Age at menarche is a key maturity indicator of female development. It reflects population health1. Several studies showed a reduction in the mean age at menarche 1, 2, 3, 4, 5, 6, influenced by variables such as genetic factors, race, body mass index, nutrition, geography, socioeconomic status, maternal menarche age, maternal age at birth and sleep time6, 7, 8, 9, 10, 11. Girls with earlier age at menarche demonstrate worse cardiovascular risk factor in adulthood than those with later age at menarche12, 13, 14, 15, 16, 17, 18, 19. By contrast, the JACC study showed that women with age at menarche > 17 years had higher risk of mortality due to stroke events as compared to women with age at menarche < 13 years, even though late menarche was not associated with risk of mortality from coronary heart disease20.
Atherosclerosis is accelerated in obese, and above all central obese subjects as shown by higher common carotid artery intima media thickness21, 22, 23, 24, 25, 26. Common carotid artery intima media thickness is a well-established early marker of asymptomatic atherosclerosis and precedes the development of plaque and stenosis in the arterial wall27, 28. Central obesity is associated with early carotid intima-media thickening independently of other risk factors21, 23, 25, 26; even leptin, a protein quite exclusively produced by adipose tissue, is independently associated with the common carotid artery intima-media thickness21.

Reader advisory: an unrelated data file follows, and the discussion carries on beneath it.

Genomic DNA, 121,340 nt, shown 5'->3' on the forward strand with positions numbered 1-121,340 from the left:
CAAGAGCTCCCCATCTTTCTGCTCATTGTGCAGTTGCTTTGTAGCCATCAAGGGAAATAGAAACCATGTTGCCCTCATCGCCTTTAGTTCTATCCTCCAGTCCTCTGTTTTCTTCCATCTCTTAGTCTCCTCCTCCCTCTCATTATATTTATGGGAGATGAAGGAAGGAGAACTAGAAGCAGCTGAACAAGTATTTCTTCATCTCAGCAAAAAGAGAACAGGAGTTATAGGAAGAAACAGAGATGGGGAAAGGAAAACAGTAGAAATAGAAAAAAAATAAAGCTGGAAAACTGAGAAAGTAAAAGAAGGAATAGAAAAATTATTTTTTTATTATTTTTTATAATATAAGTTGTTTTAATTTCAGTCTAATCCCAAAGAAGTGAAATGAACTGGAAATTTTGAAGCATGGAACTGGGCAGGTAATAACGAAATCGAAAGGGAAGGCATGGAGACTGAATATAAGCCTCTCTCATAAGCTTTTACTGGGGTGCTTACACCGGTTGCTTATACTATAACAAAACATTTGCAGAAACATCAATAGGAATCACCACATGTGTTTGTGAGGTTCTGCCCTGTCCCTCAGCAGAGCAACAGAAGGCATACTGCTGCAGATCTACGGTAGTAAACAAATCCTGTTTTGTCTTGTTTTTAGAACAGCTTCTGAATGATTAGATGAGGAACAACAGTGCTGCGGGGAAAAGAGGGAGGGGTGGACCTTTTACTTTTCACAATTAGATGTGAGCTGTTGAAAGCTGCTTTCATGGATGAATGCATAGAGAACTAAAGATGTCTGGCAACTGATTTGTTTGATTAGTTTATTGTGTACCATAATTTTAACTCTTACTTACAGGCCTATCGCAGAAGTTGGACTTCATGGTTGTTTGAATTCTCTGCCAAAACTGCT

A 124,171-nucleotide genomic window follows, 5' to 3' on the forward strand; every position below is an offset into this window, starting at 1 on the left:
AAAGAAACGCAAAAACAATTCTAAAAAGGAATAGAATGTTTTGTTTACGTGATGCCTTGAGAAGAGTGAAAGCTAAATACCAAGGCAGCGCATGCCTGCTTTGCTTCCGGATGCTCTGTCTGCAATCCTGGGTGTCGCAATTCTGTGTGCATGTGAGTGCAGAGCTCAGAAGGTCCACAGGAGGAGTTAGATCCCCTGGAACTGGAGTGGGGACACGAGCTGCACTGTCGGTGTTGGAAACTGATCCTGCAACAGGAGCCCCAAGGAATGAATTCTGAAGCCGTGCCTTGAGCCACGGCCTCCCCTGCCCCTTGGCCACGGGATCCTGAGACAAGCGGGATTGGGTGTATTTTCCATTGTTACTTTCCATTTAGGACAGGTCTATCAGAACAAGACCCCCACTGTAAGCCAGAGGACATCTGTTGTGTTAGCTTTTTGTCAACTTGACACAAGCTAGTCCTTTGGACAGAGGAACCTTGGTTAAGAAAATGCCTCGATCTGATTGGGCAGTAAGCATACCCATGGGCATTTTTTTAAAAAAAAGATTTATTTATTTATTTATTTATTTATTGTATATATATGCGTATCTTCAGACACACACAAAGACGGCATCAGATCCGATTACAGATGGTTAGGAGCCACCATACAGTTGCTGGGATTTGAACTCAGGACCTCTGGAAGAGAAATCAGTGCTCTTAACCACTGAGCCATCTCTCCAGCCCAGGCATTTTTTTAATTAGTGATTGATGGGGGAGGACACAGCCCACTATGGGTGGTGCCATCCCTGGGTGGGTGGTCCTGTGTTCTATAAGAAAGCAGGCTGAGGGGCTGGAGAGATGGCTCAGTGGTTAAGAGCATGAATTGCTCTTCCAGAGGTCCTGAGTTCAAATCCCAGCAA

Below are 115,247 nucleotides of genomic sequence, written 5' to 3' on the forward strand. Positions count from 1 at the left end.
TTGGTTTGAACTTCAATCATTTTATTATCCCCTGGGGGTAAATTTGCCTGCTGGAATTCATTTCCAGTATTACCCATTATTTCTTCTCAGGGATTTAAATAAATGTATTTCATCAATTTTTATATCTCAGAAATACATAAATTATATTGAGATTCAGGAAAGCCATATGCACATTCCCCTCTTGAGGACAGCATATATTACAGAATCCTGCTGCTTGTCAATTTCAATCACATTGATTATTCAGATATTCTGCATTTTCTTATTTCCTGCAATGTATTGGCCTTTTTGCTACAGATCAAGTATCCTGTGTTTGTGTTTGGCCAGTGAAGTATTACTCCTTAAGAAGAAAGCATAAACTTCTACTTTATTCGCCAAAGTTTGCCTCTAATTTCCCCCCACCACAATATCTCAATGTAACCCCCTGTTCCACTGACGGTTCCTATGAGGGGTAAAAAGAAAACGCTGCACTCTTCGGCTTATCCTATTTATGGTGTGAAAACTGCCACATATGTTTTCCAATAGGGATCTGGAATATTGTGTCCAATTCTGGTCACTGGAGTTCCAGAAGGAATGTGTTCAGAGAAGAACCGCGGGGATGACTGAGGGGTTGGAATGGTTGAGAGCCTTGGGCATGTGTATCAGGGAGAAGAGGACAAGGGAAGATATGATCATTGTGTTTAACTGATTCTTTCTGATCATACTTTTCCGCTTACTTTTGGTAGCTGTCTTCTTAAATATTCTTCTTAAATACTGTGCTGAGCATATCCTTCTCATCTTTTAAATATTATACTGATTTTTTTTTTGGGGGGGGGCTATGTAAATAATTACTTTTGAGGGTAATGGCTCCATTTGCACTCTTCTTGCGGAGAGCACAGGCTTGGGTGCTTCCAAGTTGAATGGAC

To the best of our knowledge, no study has previously examined in a population of overweight and/or obese subjects whether the common carotid artery intima-media thickness in adulthood is influenced by earlier or later age at menarche, independently of common cardiovascular risk factors. Study aim is to find the relationship between carotid vasculature alterations and age at menarche in an obese/overweight female population.
We consecutively recruited 403 euthyroid apparently healthy overweight and obese women at the Outpatient Clinic Nutrition Unit, Policlinico di Bari, Bari, Italy. They were referred to the Outpatient Clinic due to their increased weight and/or to be educated to have correct food and lifestyle habits.